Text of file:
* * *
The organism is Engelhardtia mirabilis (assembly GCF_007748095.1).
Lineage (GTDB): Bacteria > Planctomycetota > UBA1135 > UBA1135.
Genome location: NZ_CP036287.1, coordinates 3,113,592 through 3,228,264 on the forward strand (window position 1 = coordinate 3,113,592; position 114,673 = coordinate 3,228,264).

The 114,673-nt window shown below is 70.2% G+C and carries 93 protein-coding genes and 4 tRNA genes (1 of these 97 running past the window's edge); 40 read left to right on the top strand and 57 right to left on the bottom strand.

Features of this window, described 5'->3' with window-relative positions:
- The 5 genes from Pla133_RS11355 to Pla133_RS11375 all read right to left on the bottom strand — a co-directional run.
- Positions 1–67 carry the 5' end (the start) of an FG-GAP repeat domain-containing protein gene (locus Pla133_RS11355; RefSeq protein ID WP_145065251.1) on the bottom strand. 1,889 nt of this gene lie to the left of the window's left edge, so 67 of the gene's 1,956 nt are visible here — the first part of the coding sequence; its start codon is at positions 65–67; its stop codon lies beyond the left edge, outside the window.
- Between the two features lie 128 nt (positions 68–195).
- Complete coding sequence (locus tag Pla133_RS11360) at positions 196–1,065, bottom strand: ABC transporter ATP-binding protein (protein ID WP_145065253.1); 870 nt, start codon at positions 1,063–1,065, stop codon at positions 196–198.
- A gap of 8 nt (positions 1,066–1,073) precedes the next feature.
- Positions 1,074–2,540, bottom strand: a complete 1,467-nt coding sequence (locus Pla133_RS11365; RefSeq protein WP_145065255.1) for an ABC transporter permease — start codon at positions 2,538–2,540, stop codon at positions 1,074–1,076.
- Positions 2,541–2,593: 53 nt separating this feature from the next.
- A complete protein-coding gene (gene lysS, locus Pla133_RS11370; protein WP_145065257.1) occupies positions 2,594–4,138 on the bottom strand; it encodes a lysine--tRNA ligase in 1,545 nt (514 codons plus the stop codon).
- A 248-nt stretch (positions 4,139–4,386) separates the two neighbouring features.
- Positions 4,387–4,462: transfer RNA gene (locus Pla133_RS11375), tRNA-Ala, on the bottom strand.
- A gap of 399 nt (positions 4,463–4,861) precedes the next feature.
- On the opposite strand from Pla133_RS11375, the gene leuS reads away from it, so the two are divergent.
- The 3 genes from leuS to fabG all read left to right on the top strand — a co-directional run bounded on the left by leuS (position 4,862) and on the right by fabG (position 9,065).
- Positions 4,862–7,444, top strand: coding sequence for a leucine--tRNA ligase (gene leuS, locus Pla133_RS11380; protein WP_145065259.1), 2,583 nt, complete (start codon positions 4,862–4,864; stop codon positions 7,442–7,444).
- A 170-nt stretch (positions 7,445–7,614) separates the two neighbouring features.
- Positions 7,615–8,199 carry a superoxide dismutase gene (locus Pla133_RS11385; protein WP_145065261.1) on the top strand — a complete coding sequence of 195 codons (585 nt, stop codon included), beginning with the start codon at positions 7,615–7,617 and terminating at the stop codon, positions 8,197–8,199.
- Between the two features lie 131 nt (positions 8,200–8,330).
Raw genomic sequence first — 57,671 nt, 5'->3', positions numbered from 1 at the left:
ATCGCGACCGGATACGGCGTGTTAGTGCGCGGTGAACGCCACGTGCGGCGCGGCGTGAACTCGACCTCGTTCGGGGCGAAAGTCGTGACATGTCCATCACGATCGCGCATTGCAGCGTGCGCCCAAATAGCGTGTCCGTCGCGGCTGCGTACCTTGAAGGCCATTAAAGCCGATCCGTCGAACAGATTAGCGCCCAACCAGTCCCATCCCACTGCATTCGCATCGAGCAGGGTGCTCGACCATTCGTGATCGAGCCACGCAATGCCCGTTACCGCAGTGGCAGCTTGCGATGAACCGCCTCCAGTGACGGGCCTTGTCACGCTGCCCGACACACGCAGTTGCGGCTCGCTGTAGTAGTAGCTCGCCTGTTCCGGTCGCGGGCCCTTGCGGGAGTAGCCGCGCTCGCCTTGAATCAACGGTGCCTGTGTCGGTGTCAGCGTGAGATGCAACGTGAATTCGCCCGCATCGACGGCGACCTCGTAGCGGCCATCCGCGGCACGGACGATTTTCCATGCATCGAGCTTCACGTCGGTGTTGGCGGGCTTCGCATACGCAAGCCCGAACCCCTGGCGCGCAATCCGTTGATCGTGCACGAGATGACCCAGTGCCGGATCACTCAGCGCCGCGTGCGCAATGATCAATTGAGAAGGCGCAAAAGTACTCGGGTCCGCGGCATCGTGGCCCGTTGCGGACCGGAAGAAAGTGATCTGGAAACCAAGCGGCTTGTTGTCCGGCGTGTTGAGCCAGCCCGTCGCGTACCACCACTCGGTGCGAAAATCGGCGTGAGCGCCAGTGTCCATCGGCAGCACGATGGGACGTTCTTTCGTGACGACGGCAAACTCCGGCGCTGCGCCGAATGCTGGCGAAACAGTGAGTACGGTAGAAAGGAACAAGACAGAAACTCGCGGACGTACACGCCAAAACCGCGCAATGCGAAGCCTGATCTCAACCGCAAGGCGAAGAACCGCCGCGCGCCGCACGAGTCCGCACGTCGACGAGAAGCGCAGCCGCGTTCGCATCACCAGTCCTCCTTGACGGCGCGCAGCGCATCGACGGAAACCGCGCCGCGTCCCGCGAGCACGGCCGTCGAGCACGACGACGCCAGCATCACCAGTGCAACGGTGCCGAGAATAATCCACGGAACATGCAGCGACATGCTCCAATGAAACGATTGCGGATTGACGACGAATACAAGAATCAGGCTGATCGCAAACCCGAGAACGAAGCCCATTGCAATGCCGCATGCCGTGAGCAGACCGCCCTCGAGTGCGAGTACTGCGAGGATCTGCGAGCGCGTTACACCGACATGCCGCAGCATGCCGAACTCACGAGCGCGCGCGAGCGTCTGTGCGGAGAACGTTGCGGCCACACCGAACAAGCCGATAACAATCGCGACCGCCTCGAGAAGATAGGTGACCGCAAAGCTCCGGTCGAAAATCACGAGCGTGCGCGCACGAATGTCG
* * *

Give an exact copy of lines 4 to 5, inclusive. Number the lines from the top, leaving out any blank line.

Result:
The 114,673-nt window shown below is 70.2% G+C and carries 93 protein-coding genes and 4 tRNA genes (1 of these 97 running past the window's edge); 40 read left to right on the top strand and 57 right to left on the bottom strand.

Features of this window, described 5'->3' with window-relative positions: